For many people all over the world stress is a part of everyday life. There may be bills to pay, a rough period at work or something as simple as a traffic jam on the way to an important meeting. These stresses come and go regularly, and the majority of people deal with them reasonably well. However, a susceptible person or anyone trying to cope with a high level of stress for an extended period of time runs the risk of letting their stress balloon into something much harder to control. When stress starts to take over your life or in some way dominate your existence, professional help from a therapist can help you manage your stress in a healthier way.
Stress is a useful response from an evolutionary perspective. When we encounter something that puts us in some form of danger, the brain initiates the “fight or flight” response. This basically primes the body for immediate action in response to the particular threat, either in the form of a head-on confrontation or by simply fleeing in any way possible. Before modern society, this reflex helped us stave off predators and serious threats to our survival. The primitive mechanism still operates, but now the more mundane, non life-threatening stressors are its focus.
The fight or flight response triggers the release of several chemicals, most notably adrenaline, noradrenaline and cortisol. The body releases sweat to regulate temperature, whilst increasing heart rate, breathing and mental alertness. The symptoms of stress come from this chemical injection, and because they’re designed to prime the body for physical exertion, the chemicals can stack up if you’re often immobile. This abundance of stress-chemicals puts the individual permanently on edge, causing insomnia, irritability, anxiety, dizziness, chest pains and sweating. Counselling is the most efficient treatment for this chronic type of stress.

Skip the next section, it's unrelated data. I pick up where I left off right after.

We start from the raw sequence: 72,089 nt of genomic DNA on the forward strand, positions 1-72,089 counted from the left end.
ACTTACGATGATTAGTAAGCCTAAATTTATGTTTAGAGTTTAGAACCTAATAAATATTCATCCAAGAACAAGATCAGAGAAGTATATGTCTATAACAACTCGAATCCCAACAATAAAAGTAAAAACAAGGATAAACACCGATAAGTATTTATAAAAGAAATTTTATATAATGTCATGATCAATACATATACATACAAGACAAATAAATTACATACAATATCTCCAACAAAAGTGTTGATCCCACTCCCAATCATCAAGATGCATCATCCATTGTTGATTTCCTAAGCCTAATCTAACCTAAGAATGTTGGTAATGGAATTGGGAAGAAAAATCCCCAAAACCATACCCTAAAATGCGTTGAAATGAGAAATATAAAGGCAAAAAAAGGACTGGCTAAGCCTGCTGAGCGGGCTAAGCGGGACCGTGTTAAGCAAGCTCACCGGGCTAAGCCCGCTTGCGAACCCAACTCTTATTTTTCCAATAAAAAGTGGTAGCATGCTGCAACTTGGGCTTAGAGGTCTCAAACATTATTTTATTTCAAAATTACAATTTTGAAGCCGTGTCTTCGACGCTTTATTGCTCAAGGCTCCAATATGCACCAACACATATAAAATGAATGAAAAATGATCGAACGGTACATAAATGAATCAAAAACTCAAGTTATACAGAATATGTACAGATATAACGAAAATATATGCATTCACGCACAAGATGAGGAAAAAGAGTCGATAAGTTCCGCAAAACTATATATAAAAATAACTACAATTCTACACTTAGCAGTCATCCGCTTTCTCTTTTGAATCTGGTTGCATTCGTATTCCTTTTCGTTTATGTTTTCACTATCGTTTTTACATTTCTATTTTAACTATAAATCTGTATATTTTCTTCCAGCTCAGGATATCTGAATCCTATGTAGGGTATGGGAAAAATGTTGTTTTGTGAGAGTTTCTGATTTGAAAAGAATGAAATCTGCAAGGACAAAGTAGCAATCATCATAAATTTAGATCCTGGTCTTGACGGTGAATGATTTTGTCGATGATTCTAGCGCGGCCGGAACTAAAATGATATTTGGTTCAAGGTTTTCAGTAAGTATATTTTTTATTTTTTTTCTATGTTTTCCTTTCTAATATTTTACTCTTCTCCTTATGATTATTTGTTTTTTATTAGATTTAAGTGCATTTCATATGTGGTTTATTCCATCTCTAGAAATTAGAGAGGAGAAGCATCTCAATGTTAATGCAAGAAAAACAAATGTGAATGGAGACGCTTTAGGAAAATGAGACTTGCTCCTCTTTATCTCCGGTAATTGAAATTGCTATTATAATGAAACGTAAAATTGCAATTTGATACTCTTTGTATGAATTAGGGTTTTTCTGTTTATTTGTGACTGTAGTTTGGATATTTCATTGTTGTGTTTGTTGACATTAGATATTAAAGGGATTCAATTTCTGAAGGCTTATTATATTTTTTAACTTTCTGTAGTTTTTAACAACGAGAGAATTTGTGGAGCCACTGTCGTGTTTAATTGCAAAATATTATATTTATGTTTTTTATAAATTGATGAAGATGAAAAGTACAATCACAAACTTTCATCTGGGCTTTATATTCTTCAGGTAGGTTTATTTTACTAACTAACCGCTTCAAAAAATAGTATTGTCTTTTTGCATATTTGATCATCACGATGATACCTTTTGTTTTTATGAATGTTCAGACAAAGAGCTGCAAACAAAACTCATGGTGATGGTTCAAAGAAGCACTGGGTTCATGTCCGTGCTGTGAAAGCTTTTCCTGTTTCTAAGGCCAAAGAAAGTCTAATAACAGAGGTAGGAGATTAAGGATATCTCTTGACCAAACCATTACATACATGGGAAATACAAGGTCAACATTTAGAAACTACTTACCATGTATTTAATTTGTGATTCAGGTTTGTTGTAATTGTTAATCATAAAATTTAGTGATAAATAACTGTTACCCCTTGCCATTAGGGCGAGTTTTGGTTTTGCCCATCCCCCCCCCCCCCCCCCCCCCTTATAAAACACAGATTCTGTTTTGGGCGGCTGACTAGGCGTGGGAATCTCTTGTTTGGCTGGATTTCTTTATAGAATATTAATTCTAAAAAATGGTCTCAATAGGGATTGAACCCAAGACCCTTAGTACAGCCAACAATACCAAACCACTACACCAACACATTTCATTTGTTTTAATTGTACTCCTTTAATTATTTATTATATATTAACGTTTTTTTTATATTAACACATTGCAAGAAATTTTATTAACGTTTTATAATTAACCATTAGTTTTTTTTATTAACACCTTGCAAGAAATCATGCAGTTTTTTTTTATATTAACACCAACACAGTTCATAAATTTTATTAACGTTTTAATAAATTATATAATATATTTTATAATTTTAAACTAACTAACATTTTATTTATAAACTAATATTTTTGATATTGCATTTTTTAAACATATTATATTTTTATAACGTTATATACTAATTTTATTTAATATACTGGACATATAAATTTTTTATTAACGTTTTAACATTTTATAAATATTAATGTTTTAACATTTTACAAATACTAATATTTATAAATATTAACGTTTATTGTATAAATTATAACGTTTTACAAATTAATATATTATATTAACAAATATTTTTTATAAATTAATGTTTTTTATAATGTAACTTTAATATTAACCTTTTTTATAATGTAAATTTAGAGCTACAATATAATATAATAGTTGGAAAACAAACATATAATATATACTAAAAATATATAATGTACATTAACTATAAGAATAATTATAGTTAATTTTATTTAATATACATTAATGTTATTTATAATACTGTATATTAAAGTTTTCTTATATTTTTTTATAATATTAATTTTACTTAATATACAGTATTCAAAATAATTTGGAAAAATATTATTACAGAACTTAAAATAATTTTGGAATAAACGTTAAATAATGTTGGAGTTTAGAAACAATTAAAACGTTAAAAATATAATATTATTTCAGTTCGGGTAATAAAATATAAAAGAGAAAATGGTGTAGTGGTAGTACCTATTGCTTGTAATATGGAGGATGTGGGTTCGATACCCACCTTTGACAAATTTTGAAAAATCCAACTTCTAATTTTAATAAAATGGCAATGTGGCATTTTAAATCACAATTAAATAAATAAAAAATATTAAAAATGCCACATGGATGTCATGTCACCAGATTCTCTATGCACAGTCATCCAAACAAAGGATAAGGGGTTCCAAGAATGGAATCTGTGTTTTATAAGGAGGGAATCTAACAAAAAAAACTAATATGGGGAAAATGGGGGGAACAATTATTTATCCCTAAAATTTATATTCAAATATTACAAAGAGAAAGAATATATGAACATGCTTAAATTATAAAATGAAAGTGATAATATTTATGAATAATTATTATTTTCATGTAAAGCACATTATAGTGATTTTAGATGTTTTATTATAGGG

An important thing to remember about stress is that it’s very much dependent on the individual. What is extremely stressful to one person might be no trouble at all to another. This is largely dependent on the individual’s personality, so someone determined to succeed, for example, will experience more stress than most people. There are also short-term ways of dealing with stress, like drugs and alcohol, which lead people to ignore the problem and allow it to mount up. If you or your loved one is drinking more than usual, snapping at loved ones and not sleeping, psychotherapy is the best option. If left unmanaged, stress can have a variety of effects, such as suppressing the immune system and making you more susceptible to illness.
Therapy to help with stress management generally focuses on the specific things in the individual’s life which contribute to their stress level. By identifying the day-to-day stressors and looking at how they’re dealt with, the counsellor helps the individual develop new coping mechanisms. Additional problems like low self esteem can be tackled, and the therapist will also help people set more realistic life goals where needed. Medications to help manage the symptoms of stress are prescribed in some cases, but ordinarily some form of talking therapy is the primary treatment.
If you or your loved one is having trouble with stress management, we are here to help you. Stress is very common, so assessing the severity and determining whether further treatment is necessary can be challenging.
For more information about our costs for stress counselling services please see the about us page.